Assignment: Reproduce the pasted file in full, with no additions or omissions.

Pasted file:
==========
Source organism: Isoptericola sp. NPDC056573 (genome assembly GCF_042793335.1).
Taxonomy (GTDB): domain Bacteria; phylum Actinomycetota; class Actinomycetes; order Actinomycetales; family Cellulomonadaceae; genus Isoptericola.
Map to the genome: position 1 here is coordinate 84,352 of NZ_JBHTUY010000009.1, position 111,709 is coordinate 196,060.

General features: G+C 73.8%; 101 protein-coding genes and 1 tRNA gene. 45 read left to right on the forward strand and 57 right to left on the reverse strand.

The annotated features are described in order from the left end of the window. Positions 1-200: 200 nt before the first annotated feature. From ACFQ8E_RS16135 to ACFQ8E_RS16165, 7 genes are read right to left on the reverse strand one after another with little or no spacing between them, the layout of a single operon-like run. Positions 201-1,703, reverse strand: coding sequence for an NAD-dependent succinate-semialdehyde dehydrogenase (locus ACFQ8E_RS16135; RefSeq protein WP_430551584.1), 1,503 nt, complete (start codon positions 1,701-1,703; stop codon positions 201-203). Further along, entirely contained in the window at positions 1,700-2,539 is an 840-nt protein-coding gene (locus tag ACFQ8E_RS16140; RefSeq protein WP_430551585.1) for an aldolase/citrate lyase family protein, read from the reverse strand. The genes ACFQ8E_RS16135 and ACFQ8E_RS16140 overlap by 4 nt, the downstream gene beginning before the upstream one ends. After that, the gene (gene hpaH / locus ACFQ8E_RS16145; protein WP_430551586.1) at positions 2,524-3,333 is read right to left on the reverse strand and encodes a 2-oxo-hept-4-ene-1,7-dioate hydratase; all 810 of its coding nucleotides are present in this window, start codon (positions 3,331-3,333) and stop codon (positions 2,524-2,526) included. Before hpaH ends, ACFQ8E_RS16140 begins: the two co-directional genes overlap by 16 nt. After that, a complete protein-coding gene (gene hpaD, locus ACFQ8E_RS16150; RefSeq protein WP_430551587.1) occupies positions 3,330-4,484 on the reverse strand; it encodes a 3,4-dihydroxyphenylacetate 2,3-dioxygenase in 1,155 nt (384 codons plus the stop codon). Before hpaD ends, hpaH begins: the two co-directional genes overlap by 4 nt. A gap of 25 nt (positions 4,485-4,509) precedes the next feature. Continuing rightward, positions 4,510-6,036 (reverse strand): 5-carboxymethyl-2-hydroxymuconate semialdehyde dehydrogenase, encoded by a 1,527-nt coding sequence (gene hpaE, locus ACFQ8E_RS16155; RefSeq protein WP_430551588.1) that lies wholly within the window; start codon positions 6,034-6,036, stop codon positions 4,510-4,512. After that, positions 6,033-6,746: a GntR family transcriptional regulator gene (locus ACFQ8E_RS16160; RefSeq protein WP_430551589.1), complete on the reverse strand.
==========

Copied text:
Source organism: Isoptericola sp. NPDC056573 (genome assembly GCF_042793335.1).
Taxonomy (GTDB): domain Bacteria; phylum Actinomycetota; class Actinomycetes; order Actinomycetales; family Cellulomonadaceae; genus Isoptericola.
Map to the genome: position 1 here is coordinate 84,352 of NZ_JBHTUY010000009.1, position 111,709 is coordinate 196,060.

General features: G+C 73.8%; 101 protein-coding genes and 1 tRNA gene. 45 read left to right on the forward strand and 57 right to left on the reverse strand.

The annotated features are described in order from the left end of the window. Positions 1-200: 200 nt before the first annotated feature. From ACFQ8E_RS16135 to ACFQ8E_RS16165, 7 genes are read right to left on the reverse strand one after another with little or no spacing between them, the layout of a single operon-like run. Positions 201-1,703, reverse strand: coding sequence for an NAD-dependent succinate-semialdehyde dehydrogenase (locus ACFQ8E_RS16135; RefSeq protein WP_430551584.1), 1,503 nt, complete (start codon positions 1,701-1,703; stop codon positions 201-203). Further along, entirely contained in the window at positions 1,700-2,539 is an 840-nt protein-coding gene (locus tag ACFQ8E_RS16140; RefSeq protein WP_430551585.1) for an aldolase/citrate lyase family protein, read from the reverse strand. The genes ACFQ8E_RS16135 and ACFQ8E_RS16140 overlap by 4 nt, the downstream gene beginning before the upstream one ends. After that, the gene (gene hpaH / locus ACFQ8E_RS16145; protein WP_430551586.1) at positions 2,524-3,333 is read right to left on the reverse strand and encodes a 2-oxo-hept-4-ene-1,7-dioate hydratase; all 810 of its coding nucleotides are present in this window, start codon (positions 3,331-3,333) and stop codon (positions 2,524-2,526) included. Before hpaH ends, ACFQ8E_RS16140 begins: the two co-directional genes overlap by 16 nt. After that, a complete protein-coding gene (gene hpaD, locus ACFQ8E_RS16150; RefSeq protein WP_430551587.1) occupies positions 3,330-4,484 on the reverse strand; it encodes a 3,4-dihydroxyphenylacetate 2,3-dioxygenase in 1,155 nt (384 codons plus the stop codon). Before hpaD ends, hpaH begins: the two co-directional genes overlap by 4 nt. A gap of 25 nt (positions 4,485-4,509) precedes the next feature. Continuing rightward, positions 4,510-6,036 (reverse strand): 5-carboxymethyl-2-hydroxymuconate semialdehyde dehydrogenase, encoded by a 1,527-nt coding sequence (gene hpaE, locus ACFQ8E_RS16155; RefSeq protein WP_430551588.1) that lies wholly within the window; start codon positions 6,034-6,036, stop codon positions 4,510-4,512. After that, positions 6,033-6,746: a GntR family transcriptional regulator gene (locus ACFQ8E_RS16160; RefSeq protein WP_430551589.1), complete on the reverse strand.